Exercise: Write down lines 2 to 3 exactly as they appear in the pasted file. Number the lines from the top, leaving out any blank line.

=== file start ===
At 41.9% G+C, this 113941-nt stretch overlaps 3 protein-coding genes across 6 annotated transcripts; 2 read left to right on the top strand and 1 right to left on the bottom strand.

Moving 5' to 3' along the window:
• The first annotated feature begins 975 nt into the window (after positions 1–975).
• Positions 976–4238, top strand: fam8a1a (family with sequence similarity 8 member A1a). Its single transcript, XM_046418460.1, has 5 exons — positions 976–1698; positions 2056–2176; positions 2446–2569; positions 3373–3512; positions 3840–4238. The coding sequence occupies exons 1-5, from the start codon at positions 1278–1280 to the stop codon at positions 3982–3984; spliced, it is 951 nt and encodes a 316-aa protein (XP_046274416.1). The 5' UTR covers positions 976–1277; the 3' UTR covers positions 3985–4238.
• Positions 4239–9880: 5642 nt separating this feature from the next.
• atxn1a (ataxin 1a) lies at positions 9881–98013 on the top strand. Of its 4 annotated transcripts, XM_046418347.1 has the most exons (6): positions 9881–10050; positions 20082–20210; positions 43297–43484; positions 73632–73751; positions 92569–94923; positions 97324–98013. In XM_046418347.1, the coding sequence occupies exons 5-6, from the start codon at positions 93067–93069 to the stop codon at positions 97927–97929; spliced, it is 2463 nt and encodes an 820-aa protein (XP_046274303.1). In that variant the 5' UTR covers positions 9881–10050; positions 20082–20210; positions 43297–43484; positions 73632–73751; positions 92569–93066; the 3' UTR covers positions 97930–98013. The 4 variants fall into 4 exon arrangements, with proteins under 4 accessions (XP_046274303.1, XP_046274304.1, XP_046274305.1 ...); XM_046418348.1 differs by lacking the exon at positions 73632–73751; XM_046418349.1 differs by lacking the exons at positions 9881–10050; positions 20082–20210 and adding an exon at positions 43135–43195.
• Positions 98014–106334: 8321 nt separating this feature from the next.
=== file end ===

Moving 5' to 3' along the window:
• The first annotated feature begins 975 nt into the window (after positions 1–975).